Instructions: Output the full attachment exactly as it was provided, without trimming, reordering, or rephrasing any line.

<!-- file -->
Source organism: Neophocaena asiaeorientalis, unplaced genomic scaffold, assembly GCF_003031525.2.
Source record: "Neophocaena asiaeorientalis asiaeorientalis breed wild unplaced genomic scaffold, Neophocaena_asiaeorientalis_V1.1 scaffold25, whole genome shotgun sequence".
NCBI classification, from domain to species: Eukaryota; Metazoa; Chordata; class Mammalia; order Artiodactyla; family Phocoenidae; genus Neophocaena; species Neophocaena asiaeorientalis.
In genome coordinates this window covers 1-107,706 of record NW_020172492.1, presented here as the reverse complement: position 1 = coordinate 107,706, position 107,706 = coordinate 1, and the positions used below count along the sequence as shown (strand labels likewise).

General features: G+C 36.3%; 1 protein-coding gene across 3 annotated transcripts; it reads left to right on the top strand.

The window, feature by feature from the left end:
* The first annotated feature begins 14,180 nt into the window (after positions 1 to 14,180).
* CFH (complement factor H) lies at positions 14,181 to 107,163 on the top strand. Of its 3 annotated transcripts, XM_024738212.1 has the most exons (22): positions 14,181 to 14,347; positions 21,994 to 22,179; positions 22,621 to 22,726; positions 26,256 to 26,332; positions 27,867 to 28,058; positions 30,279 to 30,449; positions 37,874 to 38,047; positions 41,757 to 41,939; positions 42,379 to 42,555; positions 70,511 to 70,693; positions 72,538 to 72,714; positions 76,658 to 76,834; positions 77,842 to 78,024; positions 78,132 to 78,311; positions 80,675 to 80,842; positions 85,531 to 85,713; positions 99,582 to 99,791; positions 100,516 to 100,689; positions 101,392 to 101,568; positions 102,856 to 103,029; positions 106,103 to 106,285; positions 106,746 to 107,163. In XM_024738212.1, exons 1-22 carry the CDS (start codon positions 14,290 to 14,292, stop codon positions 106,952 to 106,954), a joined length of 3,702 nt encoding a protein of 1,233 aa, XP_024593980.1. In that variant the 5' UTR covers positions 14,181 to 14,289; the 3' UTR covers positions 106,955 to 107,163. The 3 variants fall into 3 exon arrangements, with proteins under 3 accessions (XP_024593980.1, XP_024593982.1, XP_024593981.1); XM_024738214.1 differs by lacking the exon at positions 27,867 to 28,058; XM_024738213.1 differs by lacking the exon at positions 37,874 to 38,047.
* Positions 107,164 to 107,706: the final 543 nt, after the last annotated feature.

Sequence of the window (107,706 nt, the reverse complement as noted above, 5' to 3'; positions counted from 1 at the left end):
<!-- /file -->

Source organism: Neophocaena asiaeorientalis, unplaced genomic scaffold, assembly GCF_003031525.2.
Source record: "Neophocaena asiaeorientalis asiaeorientalis breed wild unplaced genomic scaffold, Neophocaena_asiaeorientalis_V1.1 scaffold25, whole genome shotgun sequence".
NCBI classification, from domain to species: Eukaryota; Metazoa; Chordata; class Mammalia; order Artiodactyla; family Phocoenidae; genus Neophocaena; species Neophocaena asiaeorientalis.
In genome coordinates this window covers 1-107,706 of record NW_020172492.1, presented here as the reverse complement: position 1 = coordinate 107,706, position 107,706 = coordinate 1, and the positions used below count along the sequence as shown (strand labels likewise).

General features: G+C 36.3%; 1 protein-coding gene across 3 annotated transcripts; it reads left to right on the top strand.

The window, feature by feature from the left end:
* The first annotated feature begins 14,180 nt into the window (after positions 1 to 14,180).
* CFH (complement factor H) lies at positions 14,181 to 107,163 on the top strand. Of its 3 annotated transcripts, XM_024738212.1 has the most exons (22): positions 14,181 to 14,347; positions 21,994 to 22,179; positions 22,621 to 22,726; positions 26,256 to 26,332; positions 27,867 to 28,058; positions 30,279 to 30,449; positions 37,874 to 38,047; positions 41,757 to 41,939; positions 42,379 to 42,555; positions 70,511 to 70,693; positions 72,538 to 72,714; positions 76,658 to 76,834; positions 77,842 to 78,024; positions 78,132 to 78,311; positions 80,675 to 80,842; positions 85,531 to 85,713; positions 99,582 to 99,791; positions 100,516 to 100,689; positions 101,392 to 101,568; positions 102,856 to 103,029; positions 106,103 to 106,285; positions 106,746 to 107,163. In XM_024738212.1, exons 1-22 carry the CDS (start codon positions 14,290 to 14,292, stop codon positions 106,952 to 106,954), a joined length of 3,702 nt encoding a protein of 1,233 aa, XP_024593980.1. In that variant the 5' UTR covers positions 14,181 to 14,289; the 3' UTR covers positions 106,955 to 107,163. The 3 variants fall into 3 exon arrangements, with proteins under 3 accessions (XP_024593980.1, XP_024593982.1, XP_024593981.1); XM_024738214.1 differs by lacking the exon at positions 27,867 to 28,058; XM_024738213.1 differs by lacking the exon at positions 37,874 to 38,047.
* Positions 107,164 to 107,706: the final 543 nt, after the last annotated feature.

Sequence of the window (107,706 nt, the reverse complement as noted above, 5' to 3'; positions counted from 1 at the left end):